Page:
Electronic Device Technician: Job Duties & Career Requirements

Mar 27, 2019

We live in a world that revolves around the power of electricity; electronic device technicians ensure that our laptop computers, DVD players and other appliances stay in great shape. Electronic device technicians, also referred to as electronics technicians, work with engineers and focus on the safety and maintenance of a wide variety of products. Keep reading to learn more about this profession.

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Career Definition for an Electronic Device Technician

Electronic device technicians work with engineers and assist in the creation of design and development plans for a variety of manufactured products. Much of the work is now done online; consequently electronic device technicians must be highly proficient in computers. Most prospective electronic device technicians receive a 2-year degree from a community college; others go through a certificate program.

Education Certificate and associate degree programs available
Job Skills Eye for detail, computer program operation, communications
Median Salary (2017)* $63,660 for electrical and electronics engineering technicians
Job Growth (2016-2026)* 2% for electrical and electronics engineering technicians

Source: *U.S. Bureau of Labor Statistics

Required Education

Most electronic device technicians learn the trade by earning a certificate or associate degree from a community college; in either type of program, students can expect to take classes in math, computer science, chemistry and the basics of electronic technology. The main degree offered is an Associate of Applied Science in Electronics Technology, which can be completed in two years.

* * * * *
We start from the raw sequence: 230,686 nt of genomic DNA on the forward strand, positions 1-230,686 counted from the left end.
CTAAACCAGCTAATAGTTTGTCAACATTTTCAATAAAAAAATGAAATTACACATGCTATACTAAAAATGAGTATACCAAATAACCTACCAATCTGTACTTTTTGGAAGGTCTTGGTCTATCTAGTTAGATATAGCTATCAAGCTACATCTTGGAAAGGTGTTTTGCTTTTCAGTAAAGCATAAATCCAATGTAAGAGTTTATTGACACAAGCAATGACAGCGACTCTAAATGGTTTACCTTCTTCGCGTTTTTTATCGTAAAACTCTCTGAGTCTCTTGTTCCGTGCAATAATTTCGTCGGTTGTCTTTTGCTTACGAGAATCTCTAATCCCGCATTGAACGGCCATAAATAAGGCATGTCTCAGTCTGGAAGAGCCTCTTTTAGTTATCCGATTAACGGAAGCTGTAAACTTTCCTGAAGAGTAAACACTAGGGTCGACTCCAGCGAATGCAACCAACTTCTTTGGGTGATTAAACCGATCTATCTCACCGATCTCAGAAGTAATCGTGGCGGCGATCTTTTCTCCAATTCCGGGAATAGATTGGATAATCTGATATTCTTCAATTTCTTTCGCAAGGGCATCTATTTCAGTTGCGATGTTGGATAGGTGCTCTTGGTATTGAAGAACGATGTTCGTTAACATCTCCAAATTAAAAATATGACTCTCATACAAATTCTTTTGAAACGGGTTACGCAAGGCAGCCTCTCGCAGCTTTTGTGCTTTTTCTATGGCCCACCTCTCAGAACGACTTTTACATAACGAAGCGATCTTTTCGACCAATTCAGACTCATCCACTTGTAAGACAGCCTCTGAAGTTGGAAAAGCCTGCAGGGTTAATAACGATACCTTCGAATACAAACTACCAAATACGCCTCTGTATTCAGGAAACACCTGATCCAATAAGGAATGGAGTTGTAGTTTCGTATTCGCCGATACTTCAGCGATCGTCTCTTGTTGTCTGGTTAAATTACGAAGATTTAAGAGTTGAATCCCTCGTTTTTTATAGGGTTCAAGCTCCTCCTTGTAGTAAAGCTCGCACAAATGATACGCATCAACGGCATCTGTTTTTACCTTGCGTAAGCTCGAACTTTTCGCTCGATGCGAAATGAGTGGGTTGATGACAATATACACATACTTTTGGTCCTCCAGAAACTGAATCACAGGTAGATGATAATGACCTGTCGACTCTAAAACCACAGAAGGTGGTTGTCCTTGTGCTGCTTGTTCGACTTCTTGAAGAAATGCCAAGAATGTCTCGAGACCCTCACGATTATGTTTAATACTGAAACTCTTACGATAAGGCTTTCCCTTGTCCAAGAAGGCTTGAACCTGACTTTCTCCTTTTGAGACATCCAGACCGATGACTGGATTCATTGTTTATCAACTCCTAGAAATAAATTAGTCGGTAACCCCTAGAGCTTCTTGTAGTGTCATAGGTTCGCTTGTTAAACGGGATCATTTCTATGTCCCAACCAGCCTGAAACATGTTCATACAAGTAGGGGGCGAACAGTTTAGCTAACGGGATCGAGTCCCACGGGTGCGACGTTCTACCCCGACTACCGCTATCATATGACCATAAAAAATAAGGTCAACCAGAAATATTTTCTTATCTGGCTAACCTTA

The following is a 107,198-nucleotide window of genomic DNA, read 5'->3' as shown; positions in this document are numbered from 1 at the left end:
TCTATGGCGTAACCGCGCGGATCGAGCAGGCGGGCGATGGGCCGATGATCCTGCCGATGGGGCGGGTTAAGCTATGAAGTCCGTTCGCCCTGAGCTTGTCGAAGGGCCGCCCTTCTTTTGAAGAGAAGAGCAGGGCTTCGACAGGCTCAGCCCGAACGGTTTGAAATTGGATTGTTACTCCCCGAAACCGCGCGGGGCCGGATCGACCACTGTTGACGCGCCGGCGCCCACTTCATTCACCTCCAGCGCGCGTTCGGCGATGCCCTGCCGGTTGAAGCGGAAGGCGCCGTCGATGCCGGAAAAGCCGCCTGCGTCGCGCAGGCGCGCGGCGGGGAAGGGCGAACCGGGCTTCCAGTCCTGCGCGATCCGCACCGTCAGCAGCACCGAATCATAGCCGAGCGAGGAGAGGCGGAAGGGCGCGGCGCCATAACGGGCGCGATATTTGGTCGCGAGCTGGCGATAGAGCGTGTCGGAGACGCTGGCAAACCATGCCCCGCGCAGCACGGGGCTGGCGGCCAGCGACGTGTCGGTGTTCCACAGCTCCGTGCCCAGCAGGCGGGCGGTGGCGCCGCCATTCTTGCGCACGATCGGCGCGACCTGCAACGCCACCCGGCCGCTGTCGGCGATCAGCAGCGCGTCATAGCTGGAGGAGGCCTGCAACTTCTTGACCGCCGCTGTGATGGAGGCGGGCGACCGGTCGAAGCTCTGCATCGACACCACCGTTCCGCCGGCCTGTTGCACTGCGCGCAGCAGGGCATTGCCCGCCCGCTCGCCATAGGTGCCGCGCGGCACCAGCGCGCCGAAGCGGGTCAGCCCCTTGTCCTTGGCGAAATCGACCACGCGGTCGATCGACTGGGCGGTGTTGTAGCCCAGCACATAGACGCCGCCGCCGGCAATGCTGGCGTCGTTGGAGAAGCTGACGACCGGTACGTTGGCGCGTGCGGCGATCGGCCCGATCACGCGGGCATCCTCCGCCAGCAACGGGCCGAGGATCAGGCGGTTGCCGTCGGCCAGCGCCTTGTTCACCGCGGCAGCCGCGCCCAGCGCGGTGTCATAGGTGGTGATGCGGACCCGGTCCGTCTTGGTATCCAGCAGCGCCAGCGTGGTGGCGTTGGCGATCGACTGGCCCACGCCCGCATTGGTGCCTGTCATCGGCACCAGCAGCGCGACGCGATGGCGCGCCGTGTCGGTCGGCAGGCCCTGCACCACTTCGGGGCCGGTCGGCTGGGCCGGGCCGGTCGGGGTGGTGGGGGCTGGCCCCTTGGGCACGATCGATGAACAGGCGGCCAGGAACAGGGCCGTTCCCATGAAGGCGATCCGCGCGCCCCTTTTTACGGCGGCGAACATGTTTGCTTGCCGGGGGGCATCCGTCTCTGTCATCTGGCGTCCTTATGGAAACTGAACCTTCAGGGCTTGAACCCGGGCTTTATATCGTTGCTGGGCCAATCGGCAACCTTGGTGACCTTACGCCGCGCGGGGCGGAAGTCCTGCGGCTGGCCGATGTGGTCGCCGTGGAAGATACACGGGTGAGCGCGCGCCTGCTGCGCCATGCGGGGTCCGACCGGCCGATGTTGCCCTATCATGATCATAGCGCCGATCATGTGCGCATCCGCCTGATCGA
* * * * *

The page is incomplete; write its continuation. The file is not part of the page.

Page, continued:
Skills Required

Electronic device technicians work with the intricacies of electrical products, so a keen eye for detail is a must for anyone interested in this career. An electronic device technician must also have the ability to use complex computer programs. Strong communication skills are also a plus for electronic device technicians who frequently draft memos and make presentations.

Career and Economic Outlook

The U.S. Bureau of Labor Statistics (BLS) reports that 137,000 jobs existed for electronic and electrical engineering technicians, a job title that matches the description of electronic device technicians, as of 2016. A growth of 2% in jobs is expected in this field from 2016 to 2026. As of May 2017, the annual median salary for these workers was $63,660.

Alternate Career Options

Consider these other options for careers in engineering:

Mechanical Engineering Technician

Average employment growth of 5% was projected by the BLS for this profession during the 2016-2026 decade, and a median annual wage of $55,360 was reported in 2017. Aspiring technicians usually complete an associate's degree or similar postsecondary courses in mechanical engineering technology, to then secure employment assisting mechanical engineers in the development, testing and manufacturing of various types of mechanical devices.

Machinist

These professionals have usually learned their skills to set up and operate manual or computer-numerically controlled (CNC) machine tools through vocational schools, apprenticeships or on-the-job training. Slower than average rise in available positions of 2% was projected by the BLS from 2016-2026. As of May 2017, machinists earned an annual median salary of $42,600, per the BLS.

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